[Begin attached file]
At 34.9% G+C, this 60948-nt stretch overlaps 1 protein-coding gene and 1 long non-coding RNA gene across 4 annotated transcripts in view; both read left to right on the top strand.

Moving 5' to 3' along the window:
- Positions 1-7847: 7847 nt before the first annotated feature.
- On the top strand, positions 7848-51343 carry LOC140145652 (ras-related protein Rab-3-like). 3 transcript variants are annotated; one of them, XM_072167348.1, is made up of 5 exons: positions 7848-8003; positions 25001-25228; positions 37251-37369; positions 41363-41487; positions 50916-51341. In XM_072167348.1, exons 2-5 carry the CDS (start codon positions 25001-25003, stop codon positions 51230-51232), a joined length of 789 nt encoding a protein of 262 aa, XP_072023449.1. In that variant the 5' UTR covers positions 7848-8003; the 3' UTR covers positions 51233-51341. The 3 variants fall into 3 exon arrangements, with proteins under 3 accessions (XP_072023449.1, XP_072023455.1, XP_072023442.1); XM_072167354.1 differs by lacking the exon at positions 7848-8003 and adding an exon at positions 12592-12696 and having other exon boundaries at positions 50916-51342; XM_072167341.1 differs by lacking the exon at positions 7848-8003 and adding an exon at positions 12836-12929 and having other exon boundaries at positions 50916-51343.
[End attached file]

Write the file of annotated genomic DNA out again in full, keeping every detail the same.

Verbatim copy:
At 34.9% G+C, this 60948-nt stretch overlaps 1 protein-coding gene and 1 long non-coding RNA gene across 4 annotated transcripts in view; both read left to right on the top strand.

Moving 5' to 3' along the window:
- Positions 1-7847: 7847 nt before the first annotated feature.
- On the top strand, positions 7848-51343 carry LOC140145652 (ras-related protein Rab-3-like). 3 transcript variants are annotated; one of them, XM_072167348.1, is made up of 5 exons: positions 7848-8003; positions 25001-25228; positions 37251-37369; positions 41363-41487; positions 50916-51341. In XM_072167348.1, exons 2-5 carry the CDS (start codon positions 25001-25003, stop codon positions 51230-51232), a joined length of 789 nt encoding a protein of 262 aa, XP_072023449.1. In that variant the 5' UTR covers positions 7848-8003; the 3' UTR covers positions 51233-51341. The 3 variants fall into 3 exon arrangements, with proteins under 3 accessions (XP_072023449.1, XP_072023455.1, XP_072023442.1); XM_072167354.1 differs by lacking the exon at positions 7848-8003 and adding an exon at positions 12592-12696 and having other exon boundaries at positions 50916-51342; XM_072167341.1 differs by lacking the exon at positions 7848-8003 and adding an exon at positions 12836-12929 and having other exon boundaries at positions 50916-51343.